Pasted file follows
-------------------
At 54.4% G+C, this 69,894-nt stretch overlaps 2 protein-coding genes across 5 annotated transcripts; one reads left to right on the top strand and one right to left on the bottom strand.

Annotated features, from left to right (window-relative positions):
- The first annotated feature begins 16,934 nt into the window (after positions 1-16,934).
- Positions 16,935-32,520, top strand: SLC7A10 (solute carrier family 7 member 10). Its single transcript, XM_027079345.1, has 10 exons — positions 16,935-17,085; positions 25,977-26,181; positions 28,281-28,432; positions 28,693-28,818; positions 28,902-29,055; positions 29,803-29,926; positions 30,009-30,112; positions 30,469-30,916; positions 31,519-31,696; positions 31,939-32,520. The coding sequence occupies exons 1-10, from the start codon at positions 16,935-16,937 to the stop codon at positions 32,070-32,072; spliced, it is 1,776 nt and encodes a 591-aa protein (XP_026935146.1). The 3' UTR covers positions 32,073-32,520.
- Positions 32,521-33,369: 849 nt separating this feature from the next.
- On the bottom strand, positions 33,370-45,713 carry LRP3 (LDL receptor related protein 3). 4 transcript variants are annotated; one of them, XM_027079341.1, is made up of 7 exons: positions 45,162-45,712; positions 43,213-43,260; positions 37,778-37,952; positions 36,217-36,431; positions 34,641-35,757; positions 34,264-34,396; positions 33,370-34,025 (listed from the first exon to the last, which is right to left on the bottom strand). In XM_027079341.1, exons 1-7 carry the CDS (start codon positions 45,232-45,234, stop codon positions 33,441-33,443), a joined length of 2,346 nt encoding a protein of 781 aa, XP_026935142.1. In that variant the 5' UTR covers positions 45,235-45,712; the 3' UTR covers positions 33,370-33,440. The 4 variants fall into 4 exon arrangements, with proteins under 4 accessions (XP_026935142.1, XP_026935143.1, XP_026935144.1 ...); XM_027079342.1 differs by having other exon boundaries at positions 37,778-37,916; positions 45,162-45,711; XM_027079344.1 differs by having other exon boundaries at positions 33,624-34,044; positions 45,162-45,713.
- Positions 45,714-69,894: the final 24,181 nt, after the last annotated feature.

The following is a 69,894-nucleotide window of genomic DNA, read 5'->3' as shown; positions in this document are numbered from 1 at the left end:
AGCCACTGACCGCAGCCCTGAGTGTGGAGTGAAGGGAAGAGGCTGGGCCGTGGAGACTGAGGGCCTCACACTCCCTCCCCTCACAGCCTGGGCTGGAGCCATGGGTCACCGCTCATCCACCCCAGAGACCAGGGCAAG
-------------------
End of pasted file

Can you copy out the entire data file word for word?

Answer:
At 54.4% G+C, this 69,894-nt stretch overlaps 2 protein-coding genes across 5 annotated transcripts; one reads left to right on the top strand and one right to left on the bottom strand.

Annotated features, from left to right (window-relative positions):
- The first annotated feature begins 16,934 nt into the window (after positions 1-16,934).
- Positions 16,935-32,520, top strand: SLC7A10 (solute carrier family 7 member 10). Its single transcript, XM_027079345.1, has 10 exons — positions 16,935-17,085; positions 25,977-26,181; positions 28,281-28,432; positions 28,693-28,818; positions 28,902-29,055; positions 29,803-29,926; positions 30,009-30,112; positions 30,469-30,916; positions 31,519-31,696; positions 31,939-32,520. The coding sequence occupies exons 1-10, from the start codon at positions 16,935-16,937 to the stop codon at positions 32,070-32,072; spliced, it is 1,776 nt and encodes a 591-aa protein (XP_026935146.1). The 3' UTR covers positions 32,073-32,520.
- Positions 32,521-33,369: 849 nt separating this feature from the next.
- On the bottom strand, positions 33,370-45,713 carry LRP3 (LDL receptor related protein 3). 4 transcript variants are annotated; one of them, XM_027079341.1, is made up of 7 exons: positions 45,162-45,712; positions 43,213-43,260; positions 37,778-37,952; positions 36,217-36,431; positions 34,641-35,757; positions 34,264-34,396; positions 33,370-34,025 (listed from the first exon to the last, which is right to left on the bottom strand). In XM_027079341.1, exons 1-7 carry the CDS (start codon positions 45,232-45,234, stop codon positions 33,441-33,443), a joined length of 2,346 nt encoding a protein of 781 aa, XP_026935142.1. In that variant the 5' UTR covers positions 45,235-45,712; the 3' UTR covers positions 33,370-33,440. The 4 variants fall into 4 exon arrangements, with proteins under 4 accessions (XP_026935142.1, XP_026935143.1, XP_026935144.1 ...); XM_027079342.1 differs by having other exon boundaries at positions 37,778-37,916; positions 45,162-45,711; XM_027079344.1 differs by having other exon boundaries at positions 33,624-34,044; positions 45,162-45,713.
- Positions 45,714-69,894: the final 24,181 nt, after the last annotated feature.

The following is a 69,894-nucleotide window of genomic DNA, read 5'->3' as shown; positions in this document are numbered from 1 at the left end:
AGCCACTGACCGCAGCCCTGAGTGTGGAGTGAAGGGAAGAGGCTGGGCCGTGGAGACTGAGGGCCTCACACTCCCTCCCCTCACAGCCTGGGCTGGAGCCATGGGTCACCGCTCATCCACCCCAGAGACCAGGGCAAG